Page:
Parallelism and Software Teams

I'm guessing I'm a pretty typical development team manager in that I would love to hire a dozen new people to my team tomorrow if I could, but the objective pragmatist in me recognises that there are some inescapable realities about running a business that clearly make that idea absurd. The obvious main reason is cost. Hiring new staff is expensive and it requires a time investment. No CEO is simply going to approve a new hire without understanding the cost and looking at how that factors into the company budget.

Parallel Teams

With Covid-19 redefining every market and economy the world over, this scrutiny is, quite rightly, even greater. So when my company expressed willingness to approve a new hire, my enthusiasm was quickly tempered by the suggestion that the board would likely need to understand the return on that investment.

On the face of it, asking to see the ROI for a particular project or undertaking is of course a very reasonable question to ask. You don't want to just throw money at a problem and hope it works without understanding what the likely outcome is expected to be. But in a SaaS product company, what is that ROI based on and how do you demonstrate a projected change in productivity or speed of delivery?

Before we get into exploring actual measures or metrics, let's all agree that software is complicated. Also, so are people. People writing software is very complicated. Software involves a lot of "it depends". "How long will this feature take to finish?": it depends. "Can we get the software to do this thing?": it depends. "How much would doing this cost?": it really depends. So when someone says "If you hire two new people, how much faster will we see this really important feature?", the answer is of course "it depends".

In reality, this is probably the wrong question to ask in the first place. If you're stretched for time, capacity, your features are backing up and your market is crying out for online services because Covid has just hockey-sticked your business, throwing more people at the problem isn't a solution you can just toss in and go about your day. New people means a fundamentally new team. It means examining your structures, dynamics, processes and strategy and being prepared to completely reshape them in order to work leaner and smarter.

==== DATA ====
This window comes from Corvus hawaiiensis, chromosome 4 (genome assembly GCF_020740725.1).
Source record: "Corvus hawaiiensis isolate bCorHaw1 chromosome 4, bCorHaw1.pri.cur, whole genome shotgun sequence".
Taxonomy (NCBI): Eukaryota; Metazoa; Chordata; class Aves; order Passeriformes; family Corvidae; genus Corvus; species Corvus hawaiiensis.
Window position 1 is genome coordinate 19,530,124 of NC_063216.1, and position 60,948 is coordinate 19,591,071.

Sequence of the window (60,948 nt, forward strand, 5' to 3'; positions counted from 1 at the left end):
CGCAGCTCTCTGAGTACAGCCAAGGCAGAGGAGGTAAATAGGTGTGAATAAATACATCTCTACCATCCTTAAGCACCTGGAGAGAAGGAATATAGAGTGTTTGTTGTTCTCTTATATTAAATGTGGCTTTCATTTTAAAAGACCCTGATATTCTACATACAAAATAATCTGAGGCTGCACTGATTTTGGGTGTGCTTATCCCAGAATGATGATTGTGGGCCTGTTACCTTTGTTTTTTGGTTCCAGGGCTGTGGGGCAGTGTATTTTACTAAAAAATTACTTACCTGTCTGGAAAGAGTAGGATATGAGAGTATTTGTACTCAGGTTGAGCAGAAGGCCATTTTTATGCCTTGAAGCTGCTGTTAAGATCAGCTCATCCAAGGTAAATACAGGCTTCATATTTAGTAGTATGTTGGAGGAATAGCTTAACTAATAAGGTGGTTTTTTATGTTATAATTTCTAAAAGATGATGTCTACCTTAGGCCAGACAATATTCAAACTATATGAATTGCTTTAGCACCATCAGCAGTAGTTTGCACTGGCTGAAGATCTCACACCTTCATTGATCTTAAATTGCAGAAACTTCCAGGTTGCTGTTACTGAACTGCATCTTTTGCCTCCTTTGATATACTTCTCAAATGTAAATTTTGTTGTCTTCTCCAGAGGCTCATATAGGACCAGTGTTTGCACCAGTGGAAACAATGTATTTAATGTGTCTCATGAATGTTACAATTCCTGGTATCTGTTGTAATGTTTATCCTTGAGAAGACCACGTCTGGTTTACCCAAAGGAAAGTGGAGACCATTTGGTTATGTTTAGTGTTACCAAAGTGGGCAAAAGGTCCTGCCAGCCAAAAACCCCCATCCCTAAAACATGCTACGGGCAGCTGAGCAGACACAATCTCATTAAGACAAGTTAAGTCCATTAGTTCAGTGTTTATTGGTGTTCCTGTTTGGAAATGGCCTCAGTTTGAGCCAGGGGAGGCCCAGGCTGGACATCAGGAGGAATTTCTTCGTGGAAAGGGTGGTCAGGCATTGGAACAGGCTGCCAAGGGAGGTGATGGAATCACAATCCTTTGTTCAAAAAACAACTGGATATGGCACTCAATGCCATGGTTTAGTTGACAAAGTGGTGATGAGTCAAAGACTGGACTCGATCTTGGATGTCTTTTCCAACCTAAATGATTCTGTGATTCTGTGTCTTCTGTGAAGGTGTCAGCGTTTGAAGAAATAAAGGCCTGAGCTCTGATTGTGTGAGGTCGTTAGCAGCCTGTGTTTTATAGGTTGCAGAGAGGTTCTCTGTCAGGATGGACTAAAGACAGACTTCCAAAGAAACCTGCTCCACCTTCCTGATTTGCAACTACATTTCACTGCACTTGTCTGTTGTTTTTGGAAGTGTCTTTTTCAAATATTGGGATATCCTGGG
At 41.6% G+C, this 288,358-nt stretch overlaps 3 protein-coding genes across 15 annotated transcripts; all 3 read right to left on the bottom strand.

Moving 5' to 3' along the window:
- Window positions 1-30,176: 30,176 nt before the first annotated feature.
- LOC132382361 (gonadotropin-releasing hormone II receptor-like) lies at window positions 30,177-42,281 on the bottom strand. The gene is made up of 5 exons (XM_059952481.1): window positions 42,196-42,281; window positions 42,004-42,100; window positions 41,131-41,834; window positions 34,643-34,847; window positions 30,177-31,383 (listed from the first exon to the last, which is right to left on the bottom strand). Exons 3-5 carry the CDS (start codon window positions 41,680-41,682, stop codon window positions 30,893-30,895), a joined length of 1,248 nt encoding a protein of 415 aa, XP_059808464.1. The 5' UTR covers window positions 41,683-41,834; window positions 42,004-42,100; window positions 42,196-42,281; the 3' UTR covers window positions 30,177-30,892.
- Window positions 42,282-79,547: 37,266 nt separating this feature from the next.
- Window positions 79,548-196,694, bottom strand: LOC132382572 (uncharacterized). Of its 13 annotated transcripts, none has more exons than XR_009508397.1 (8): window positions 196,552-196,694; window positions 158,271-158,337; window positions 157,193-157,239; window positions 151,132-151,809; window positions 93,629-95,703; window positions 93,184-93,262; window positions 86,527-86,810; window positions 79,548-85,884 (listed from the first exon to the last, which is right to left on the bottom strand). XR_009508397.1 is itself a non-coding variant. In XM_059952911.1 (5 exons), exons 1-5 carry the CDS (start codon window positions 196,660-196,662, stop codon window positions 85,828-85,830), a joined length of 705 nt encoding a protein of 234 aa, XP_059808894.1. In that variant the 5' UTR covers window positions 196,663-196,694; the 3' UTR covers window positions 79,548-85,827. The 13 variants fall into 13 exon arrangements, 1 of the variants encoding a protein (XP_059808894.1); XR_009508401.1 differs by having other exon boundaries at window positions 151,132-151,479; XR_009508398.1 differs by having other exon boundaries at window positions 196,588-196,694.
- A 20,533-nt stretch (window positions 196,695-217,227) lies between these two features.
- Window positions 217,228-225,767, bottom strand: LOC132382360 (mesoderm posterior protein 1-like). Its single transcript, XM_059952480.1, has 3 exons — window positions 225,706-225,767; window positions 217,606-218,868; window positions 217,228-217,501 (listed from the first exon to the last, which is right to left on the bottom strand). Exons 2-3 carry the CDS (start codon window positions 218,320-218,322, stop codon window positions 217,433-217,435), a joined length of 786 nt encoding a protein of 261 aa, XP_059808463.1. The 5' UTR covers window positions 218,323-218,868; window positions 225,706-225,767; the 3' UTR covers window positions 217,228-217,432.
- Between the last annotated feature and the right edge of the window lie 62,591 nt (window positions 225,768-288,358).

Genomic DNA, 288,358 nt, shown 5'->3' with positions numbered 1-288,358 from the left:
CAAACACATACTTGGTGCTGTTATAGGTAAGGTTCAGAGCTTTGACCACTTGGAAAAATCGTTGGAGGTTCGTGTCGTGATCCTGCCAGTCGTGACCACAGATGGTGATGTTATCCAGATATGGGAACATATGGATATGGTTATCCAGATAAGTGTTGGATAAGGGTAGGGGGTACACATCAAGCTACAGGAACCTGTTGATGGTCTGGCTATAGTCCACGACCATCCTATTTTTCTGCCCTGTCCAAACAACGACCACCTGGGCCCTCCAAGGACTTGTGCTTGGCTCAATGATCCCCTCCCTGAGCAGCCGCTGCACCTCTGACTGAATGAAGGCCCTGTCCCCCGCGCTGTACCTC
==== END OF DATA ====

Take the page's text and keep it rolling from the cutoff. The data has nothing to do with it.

People don't work at uniform rates - especially in knowledge work like IT. People's skill sets and areas of expertise are varied and sometimes individual contributors can be tapped out on one project while another one that needs their input has to wait. Junior and entry-level developers will work in different ways and at different rates than more senior, familiar contributors.

"How much faster will we get things if I hire more people" is the wrong question

Here's the problem I encountered in my department. We were stretched: tired after pouring our energy into responding to Covid and stressed from trying to deliver the things on our product plan on top of responding to numerous new customer support requests. The team of 10 had been run ragged and weren't able to invest time into other things like their Learning & Development or interest projects.

The challenge was partly capacity: people had too much stuff to do and not enough time to concentrate on properly completing one task before moving to another. Work In Progress was getting out of control. The other problem was roles and responsibilities. Everyone had a thing they were responsible for, but those things were somewhat randomly distributed and there were other tasks and initiatives that were not being picked up: there were no clear expectations around whose responsibility those initiatives should be.

These problems weren't going to be solved simply by adding more people. I needed to think through ways in which to implement a structure and workflow that would mean work could be taken on and assigned in a meaningful, understood and effective way.

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